Important reforms to immigration rules
31 May 2012
The Government has recently announced further reforms to immigration rules with effect from 14 June 2012.
Further information about the changes is available on the immigration pages on the HR website.
These are welcome changes which should assist us to continue to attract and retain excellent staff from all over the world. We were able to support these changes through submissions to the UK Border Agency which included some very compelling evidence from our own staff. Many thanks to those who participated.
Nigel Waugh, Director of Human Resources
Advertising and Sponsorship
- From 14 June 2012 the Resident Labour Market Test (RLMT) will be liberalised for PhD level jobs and vacancies over £70k, including a removal of the requirement to advertise in JobCentre Plus. (The Home Office define PhD level jobs as the following job titles: Research and Development Managers; Chemists; Biological Scientists and BioChemists; Physicists; Geologists and Meteoroligists; Higher Education Teaching Professionals; Scientific Researchers; Social Science Researchers; Researchers not elsewhere classified.)
- The RLMT will be removed for graduates (Tier 4 Students) who have been awarded their qualification by a Higher Education Institution licensed by the UK Border Agency. Students must have current leave to remain on their visa and be applying from within the UK.
- To be eligible for a certificate of sponsorship the post must be at National Qualification Framework (NQF) Level 6 or on the Shortage Occupation List.
- The annual national limit of restricted certificates of sponsorship remains at 20,700 for the next two years.
Further and Indefinite Leave to remain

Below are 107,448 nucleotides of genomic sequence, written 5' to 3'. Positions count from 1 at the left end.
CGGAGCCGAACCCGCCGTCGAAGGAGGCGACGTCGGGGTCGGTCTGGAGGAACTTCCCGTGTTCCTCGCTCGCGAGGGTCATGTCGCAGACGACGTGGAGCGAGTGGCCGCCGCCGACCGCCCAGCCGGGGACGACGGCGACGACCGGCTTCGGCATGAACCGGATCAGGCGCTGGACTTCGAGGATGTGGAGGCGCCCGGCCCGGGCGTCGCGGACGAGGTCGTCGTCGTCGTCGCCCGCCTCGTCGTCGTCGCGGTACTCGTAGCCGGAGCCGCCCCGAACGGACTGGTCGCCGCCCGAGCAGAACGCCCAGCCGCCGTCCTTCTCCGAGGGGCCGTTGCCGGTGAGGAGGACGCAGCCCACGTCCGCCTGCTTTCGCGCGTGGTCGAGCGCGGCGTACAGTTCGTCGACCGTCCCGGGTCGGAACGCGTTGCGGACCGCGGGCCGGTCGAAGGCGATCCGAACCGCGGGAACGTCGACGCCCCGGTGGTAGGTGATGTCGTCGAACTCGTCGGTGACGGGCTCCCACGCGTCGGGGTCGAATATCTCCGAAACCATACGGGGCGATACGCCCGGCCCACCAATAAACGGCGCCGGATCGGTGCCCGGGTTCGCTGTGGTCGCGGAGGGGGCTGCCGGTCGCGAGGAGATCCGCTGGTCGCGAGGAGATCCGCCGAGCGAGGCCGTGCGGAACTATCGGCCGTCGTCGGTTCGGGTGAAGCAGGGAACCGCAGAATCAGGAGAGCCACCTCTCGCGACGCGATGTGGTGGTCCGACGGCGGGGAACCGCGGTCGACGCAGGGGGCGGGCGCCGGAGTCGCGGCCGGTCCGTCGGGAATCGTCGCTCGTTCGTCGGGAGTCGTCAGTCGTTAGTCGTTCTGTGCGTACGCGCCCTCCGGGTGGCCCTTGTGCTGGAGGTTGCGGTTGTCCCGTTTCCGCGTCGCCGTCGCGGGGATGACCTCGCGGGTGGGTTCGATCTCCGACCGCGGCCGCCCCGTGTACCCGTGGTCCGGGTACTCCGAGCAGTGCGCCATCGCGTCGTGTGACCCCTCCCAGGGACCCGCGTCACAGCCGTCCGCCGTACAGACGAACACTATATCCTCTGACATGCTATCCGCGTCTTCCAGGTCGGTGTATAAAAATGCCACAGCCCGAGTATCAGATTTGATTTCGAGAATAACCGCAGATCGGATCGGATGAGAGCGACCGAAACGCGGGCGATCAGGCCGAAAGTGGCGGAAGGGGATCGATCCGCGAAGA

- Workers who entered through Tier 2 after 6 April 2011 will now be granted three years leave to enter followed by a further three years leave to remain.
They will be able to apply for ILR after five years. ILR will only be available to those who:
- pass the Knowledge of Life in the UK Test;
- have a clean criminal record;
- have not been out of the UK for more than 180 days in the five years immediately prior to the application (there is limited discretion available for longer absences); and
- are paid at least the going rate for the job.
- Those who enter the UK in Tier 2 after 6 April 2011 will additionally need to be paid at least £35,000 in order to settle. However, this requirement will not apply to those in PhD level jobs or those who worked in a shortage occupation at any point during their stay.
- If they have not been granted settlement after six years they will need to leave the UK and a cooling off period will prevent re-entry in any Tier 2 category for a period of 12 months. This includes where they have failed the absence requirements.
- No applicant will be able to re-apply to return to the UK under Tier 2 until 12 months after the last leave under Tier 2 expired - even if the previous CoS was for less than 6 years - or the person left their job early.
Permitted paid engagements
A new visitor category has been introduced that will allow some a small number of workers, including academics and examiners, to work in the UK for up to a month without sponsorship.
Fiona Daffern, Head of Employment Policy Development, Human Resources